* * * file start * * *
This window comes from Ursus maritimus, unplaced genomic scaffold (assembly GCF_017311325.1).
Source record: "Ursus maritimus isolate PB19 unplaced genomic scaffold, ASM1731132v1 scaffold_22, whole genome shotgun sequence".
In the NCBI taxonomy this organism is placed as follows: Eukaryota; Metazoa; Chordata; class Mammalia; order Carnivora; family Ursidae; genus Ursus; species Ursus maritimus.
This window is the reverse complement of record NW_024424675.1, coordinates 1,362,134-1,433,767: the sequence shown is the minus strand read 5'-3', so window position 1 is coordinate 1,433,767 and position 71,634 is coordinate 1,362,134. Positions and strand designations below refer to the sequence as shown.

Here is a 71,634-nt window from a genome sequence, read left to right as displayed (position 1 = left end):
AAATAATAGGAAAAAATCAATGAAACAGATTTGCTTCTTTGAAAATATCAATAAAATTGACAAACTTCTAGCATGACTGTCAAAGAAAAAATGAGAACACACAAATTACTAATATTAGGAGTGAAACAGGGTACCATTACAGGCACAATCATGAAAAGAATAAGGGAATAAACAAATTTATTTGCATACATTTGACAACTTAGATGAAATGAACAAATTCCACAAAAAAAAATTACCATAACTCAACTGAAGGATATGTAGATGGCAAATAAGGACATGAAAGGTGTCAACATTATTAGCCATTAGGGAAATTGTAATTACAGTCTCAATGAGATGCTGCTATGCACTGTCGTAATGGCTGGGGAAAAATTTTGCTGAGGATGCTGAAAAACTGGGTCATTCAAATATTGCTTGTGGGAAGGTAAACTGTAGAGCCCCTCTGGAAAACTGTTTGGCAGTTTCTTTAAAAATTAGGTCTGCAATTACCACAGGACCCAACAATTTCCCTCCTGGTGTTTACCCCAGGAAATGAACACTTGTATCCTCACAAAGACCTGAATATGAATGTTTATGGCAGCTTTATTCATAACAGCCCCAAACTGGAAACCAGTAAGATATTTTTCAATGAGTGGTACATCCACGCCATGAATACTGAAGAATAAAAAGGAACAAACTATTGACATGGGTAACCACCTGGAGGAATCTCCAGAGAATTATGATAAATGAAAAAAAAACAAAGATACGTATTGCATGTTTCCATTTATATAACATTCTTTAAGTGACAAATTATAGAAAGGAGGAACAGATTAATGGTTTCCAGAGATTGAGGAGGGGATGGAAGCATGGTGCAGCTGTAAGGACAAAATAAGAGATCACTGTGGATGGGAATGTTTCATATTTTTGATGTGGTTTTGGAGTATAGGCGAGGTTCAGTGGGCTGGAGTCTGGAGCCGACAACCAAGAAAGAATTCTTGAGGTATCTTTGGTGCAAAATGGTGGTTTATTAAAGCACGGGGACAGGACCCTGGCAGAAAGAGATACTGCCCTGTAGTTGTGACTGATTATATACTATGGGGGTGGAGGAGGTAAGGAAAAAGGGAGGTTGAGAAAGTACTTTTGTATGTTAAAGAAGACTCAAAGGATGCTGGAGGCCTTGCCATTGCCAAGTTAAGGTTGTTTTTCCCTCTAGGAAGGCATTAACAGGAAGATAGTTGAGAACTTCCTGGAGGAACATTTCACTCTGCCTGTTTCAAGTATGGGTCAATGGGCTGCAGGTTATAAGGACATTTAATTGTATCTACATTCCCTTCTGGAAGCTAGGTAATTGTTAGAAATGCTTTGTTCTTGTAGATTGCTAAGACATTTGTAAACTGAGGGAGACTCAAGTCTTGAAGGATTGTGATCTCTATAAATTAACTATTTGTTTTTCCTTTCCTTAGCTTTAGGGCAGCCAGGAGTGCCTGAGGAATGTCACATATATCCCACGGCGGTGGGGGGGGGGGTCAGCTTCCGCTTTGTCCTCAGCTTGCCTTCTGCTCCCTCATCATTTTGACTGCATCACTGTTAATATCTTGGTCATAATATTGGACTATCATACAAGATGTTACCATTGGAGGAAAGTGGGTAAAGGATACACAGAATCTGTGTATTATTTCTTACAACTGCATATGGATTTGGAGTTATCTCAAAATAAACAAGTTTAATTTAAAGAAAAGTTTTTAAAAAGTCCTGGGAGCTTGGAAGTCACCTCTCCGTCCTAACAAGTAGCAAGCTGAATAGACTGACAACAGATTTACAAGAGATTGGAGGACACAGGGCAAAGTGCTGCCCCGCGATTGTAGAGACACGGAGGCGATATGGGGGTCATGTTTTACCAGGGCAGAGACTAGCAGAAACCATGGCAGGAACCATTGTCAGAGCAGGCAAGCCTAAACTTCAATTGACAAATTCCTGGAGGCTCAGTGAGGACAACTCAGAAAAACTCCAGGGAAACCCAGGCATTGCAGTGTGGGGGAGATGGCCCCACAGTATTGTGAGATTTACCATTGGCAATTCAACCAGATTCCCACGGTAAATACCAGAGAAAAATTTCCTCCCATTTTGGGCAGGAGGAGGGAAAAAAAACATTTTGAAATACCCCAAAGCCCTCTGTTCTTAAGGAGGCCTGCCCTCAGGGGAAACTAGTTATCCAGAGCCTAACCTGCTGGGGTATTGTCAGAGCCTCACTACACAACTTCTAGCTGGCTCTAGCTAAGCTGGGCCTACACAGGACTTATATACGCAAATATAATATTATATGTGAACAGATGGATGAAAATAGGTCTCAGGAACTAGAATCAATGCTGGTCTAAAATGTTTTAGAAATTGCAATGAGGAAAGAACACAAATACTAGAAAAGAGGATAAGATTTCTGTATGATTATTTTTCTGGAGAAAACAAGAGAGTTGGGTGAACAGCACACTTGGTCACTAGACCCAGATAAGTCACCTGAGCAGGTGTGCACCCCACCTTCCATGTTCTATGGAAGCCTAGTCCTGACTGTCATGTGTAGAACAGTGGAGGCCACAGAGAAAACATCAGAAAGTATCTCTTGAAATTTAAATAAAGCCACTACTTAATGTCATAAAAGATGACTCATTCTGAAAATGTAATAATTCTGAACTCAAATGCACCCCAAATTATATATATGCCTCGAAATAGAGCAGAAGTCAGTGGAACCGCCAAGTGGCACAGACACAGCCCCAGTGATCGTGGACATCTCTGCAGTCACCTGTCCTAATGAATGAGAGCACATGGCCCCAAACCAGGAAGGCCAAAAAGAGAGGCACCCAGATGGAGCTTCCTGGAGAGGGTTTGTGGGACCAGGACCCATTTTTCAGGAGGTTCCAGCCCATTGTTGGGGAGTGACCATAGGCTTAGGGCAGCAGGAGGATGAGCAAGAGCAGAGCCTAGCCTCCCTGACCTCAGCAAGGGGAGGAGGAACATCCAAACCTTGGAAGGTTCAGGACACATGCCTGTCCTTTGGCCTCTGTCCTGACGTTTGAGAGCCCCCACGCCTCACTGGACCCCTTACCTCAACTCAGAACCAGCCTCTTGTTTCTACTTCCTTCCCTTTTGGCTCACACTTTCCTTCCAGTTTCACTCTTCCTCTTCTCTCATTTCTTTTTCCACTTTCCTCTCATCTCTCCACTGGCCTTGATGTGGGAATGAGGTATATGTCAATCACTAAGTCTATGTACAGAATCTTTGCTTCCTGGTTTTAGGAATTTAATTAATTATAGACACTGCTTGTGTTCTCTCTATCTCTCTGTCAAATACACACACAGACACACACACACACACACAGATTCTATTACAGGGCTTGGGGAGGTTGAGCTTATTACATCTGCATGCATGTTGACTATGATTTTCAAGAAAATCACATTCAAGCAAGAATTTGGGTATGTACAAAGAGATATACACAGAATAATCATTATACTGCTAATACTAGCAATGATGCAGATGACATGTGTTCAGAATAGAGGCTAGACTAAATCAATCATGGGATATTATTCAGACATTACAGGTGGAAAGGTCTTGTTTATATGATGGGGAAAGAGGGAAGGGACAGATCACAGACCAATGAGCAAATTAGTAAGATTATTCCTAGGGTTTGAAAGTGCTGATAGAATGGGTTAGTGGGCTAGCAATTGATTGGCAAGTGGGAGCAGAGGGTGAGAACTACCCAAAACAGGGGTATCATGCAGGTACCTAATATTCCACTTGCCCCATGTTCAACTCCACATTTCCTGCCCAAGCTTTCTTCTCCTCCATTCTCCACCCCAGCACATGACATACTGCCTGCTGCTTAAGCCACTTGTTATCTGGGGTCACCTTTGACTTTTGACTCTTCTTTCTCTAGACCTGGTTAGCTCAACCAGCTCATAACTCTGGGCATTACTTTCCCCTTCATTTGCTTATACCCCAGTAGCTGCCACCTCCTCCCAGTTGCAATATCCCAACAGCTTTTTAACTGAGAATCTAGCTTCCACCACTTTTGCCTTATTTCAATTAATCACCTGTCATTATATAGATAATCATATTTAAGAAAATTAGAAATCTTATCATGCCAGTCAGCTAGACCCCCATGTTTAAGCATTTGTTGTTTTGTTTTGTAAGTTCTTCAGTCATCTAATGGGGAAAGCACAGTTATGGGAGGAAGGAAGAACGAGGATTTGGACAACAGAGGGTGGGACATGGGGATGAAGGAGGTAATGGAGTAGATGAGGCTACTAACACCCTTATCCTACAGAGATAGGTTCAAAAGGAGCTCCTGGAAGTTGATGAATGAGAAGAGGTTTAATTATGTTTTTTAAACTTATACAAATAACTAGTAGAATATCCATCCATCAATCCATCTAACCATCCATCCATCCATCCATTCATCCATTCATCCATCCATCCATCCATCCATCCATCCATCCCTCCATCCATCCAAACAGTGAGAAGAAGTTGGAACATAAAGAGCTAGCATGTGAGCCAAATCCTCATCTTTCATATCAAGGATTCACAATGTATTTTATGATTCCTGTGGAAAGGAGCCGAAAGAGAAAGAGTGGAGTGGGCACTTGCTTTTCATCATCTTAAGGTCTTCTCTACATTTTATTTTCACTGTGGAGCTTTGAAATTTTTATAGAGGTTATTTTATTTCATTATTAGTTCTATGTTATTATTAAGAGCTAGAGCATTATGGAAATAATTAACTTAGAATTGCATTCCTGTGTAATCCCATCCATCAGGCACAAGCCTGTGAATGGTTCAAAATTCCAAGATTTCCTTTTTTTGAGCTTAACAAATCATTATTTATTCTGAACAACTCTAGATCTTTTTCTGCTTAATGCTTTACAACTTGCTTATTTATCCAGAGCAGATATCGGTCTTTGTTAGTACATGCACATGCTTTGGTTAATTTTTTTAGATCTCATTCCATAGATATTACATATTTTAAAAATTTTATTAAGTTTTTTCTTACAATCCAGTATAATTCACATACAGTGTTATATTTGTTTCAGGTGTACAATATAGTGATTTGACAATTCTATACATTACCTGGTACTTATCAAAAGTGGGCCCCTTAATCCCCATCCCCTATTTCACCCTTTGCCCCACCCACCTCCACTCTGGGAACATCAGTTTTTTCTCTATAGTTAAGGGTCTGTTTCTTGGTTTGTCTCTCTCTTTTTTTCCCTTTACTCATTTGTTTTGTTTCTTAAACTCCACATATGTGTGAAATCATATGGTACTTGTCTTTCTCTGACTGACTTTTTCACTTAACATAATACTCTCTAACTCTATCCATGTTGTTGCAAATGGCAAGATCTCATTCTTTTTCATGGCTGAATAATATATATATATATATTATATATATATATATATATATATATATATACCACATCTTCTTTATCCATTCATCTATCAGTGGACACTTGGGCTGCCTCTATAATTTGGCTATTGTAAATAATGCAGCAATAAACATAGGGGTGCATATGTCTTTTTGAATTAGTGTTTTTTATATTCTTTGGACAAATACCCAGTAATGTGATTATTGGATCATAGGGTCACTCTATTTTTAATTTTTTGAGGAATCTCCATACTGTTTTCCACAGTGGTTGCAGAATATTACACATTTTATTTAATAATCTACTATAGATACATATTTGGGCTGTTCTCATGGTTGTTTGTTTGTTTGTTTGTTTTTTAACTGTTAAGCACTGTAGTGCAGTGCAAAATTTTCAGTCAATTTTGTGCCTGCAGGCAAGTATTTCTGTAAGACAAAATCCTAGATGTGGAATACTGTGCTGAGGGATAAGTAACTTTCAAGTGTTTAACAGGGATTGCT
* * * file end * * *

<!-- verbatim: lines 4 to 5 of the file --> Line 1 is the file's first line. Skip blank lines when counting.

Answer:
This window is the reverse complement of record NW_024424675.1, coordinates 1,362,134-1,433,767: the sequence shown is the minus strand read 5'-3', so window position 1 is coordinate 1,433,767 and position 71,634 is coordinate 1,362,134. Positions and strand designations below refer to the sequence as shown.

Here is a 71,634-nt window from a genome sequence, read left to right as displayed (position 1 = left end):